Title: Launch of the study on 5 socio-economic issues affecting Kenya ahead of the 2017 General Elections
IEA Launches the Middle Class Study
|Post Date: 15 December 2016 | Category: Economic Growth | Hits: 1744|
The Institute of Economic Affairs (IEA-Kenya) launched a report on the Middle Class on Thursday, 15th December 2016 at the Sarova Stanley Hotel, Nairobi.
The study released by the Institute of Economic Affairs (IEA Kenya) notes that there has been an increase in employment in formal and informal employment. In 2009, there were 10.9 million jobs which increased to 15.2 million in 2015, representing a 42% increase over the period. A majority of the jobs in Kenya are however still in the informal sector. Out of the 10.9 million employees in 2009, 8.68 million were in the informal sector as compared to 2.03 million workers in the formal sector.
Informal employment is growing at a higher rate compared to the formal employment. From 2009 to 2015, workers in the informal sector increased by 45% to 12.56 million workers over the period.
According to the study, income distribution for employees in the formal sector is negatively skewed, which implies that, a majority of the waged employees are low income earners. In 2015, individuals earning between KES 0 and KES 50,000 per month constituted 74% of all waged employees, while those earning monthly incomes between KES 50,000 and KES 100,000 per month represent 23% of all employees. On the other hand, the share of individuals earning above KES 100,000 monthly income is 2.9%.
The report further reveals that the number of employees falling within the middle class is observed to be on the general increase; rising from 166,515 people in 2009 to 272,569 people in 2015. The proportion of individuals below the middle class as a share of the total wage earners is also rising; it was 79.5% in 2009 and 86% in 2015. Individuals above the middle class have also reduced rapidly.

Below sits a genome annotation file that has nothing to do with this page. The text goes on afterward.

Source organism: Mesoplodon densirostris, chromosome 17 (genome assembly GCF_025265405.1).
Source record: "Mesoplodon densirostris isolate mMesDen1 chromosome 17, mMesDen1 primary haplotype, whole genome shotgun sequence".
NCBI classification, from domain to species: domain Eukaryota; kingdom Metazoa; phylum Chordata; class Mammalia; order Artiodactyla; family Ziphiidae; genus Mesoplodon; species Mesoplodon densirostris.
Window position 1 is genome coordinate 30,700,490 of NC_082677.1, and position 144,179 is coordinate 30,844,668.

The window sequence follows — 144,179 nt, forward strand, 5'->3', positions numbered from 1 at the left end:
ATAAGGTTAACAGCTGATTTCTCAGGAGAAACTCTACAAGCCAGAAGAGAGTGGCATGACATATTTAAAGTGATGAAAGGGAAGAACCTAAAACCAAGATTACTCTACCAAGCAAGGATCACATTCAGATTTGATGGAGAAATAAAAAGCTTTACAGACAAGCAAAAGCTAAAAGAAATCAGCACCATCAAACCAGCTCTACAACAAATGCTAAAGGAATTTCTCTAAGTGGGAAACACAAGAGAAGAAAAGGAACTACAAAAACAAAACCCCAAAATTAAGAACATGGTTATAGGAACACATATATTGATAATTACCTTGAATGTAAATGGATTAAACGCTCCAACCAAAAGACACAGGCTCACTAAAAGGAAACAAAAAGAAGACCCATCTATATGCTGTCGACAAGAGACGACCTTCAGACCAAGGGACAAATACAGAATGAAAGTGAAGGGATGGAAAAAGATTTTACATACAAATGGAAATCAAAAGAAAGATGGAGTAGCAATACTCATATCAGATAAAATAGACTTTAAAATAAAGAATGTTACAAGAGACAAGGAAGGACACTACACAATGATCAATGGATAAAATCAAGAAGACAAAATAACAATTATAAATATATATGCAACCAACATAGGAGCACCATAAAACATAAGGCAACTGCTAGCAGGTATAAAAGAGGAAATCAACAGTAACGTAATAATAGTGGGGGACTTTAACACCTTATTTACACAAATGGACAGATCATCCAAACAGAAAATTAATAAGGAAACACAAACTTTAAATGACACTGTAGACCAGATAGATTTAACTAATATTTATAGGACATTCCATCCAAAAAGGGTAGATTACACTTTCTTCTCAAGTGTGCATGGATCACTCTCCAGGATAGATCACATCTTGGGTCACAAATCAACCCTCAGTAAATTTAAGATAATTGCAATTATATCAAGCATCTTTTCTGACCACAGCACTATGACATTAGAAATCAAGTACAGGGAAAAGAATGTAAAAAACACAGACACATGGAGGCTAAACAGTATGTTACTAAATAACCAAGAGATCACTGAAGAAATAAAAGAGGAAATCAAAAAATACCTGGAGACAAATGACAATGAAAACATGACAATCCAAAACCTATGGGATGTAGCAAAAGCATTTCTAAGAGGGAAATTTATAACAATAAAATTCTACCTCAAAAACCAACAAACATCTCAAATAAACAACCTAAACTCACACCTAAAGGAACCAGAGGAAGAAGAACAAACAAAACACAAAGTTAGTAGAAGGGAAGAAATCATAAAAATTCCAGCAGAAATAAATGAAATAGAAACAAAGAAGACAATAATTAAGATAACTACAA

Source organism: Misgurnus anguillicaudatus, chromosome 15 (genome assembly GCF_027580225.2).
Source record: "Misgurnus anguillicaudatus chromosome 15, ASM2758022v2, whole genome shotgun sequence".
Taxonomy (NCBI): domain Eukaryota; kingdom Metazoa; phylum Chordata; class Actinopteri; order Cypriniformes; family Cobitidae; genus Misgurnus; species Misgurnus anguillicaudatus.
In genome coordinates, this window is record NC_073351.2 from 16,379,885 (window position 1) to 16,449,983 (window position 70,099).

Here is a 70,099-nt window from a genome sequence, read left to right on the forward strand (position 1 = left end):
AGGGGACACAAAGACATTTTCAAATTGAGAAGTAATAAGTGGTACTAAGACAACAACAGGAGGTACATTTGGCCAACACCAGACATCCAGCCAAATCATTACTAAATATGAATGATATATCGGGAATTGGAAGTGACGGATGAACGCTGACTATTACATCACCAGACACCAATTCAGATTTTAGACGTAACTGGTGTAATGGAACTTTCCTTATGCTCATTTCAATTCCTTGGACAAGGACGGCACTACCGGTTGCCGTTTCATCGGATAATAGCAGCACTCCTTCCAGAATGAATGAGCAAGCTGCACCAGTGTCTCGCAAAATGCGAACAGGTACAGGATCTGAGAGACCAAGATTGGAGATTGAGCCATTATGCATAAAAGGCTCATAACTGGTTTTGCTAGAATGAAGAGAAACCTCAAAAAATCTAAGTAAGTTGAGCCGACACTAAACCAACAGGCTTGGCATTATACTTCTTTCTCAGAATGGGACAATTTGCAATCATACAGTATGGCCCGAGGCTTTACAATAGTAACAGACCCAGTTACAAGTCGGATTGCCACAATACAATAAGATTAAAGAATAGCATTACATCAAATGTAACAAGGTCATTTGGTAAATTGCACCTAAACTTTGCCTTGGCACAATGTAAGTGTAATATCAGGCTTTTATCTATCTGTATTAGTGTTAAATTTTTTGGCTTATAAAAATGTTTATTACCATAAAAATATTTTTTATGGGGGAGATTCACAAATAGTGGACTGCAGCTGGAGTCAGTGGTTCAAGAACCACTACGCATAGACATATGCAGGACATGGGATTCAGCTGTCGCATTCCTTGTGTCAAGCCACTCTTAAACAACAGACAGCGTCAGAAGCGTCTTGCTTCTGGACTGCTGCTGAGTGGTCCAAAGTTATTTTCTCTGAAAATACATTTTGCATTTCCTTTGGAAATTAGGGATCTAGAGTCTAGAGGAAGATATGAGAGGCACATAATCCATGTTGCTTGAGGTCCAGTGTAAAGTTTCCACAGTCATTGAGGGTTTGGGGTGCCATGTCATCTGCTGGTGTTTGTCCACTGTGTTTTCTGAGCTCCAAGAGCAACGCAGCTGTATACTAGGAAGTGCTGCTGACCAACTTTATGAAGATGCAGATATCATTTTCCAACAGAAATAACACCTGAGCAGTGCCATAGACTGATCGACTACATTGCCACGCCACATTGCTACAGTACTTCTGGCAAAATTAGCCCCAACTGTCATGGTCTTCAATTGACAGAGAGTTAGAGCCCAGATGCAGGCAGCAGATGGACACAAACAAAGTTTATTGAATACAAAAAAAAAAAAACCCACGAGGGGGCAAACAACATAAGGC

The rapid decrease in individuals above the middle class and the simultaneous increase in individuals in the middle class and those below the middle class imply that more individuals are getting concentrated in the lower income groups.
The nominal wages for the upper limit grew from KES 67,380 in 2009 to KES 109,429 in 2015. However, due to inflation, the real wage dropped from KES 66, 026 in 2009 to KES 63, 834 in 2015. Consequently, the size of the middle class marginally reduced. From 2009 to 2015, the number of individuals in the middle class as a share of total increased from 8.5% to 11% in 2015 based on the nominal income ranges. However, after accounting for inflation, the share reduced to 7% and 10.5% in 2009 and 2015 respectively.
According to Kwame Owino, Chief Executive Officer at IEA, taxation of the middle class doesn’t reduce the size of the middle class since tax rate is increasing together with the share of the middle class. However, the tax rate is rising at a faster rate for a middle class individual, quipped Kwame.
Follow the link below to view the presentations made during the launch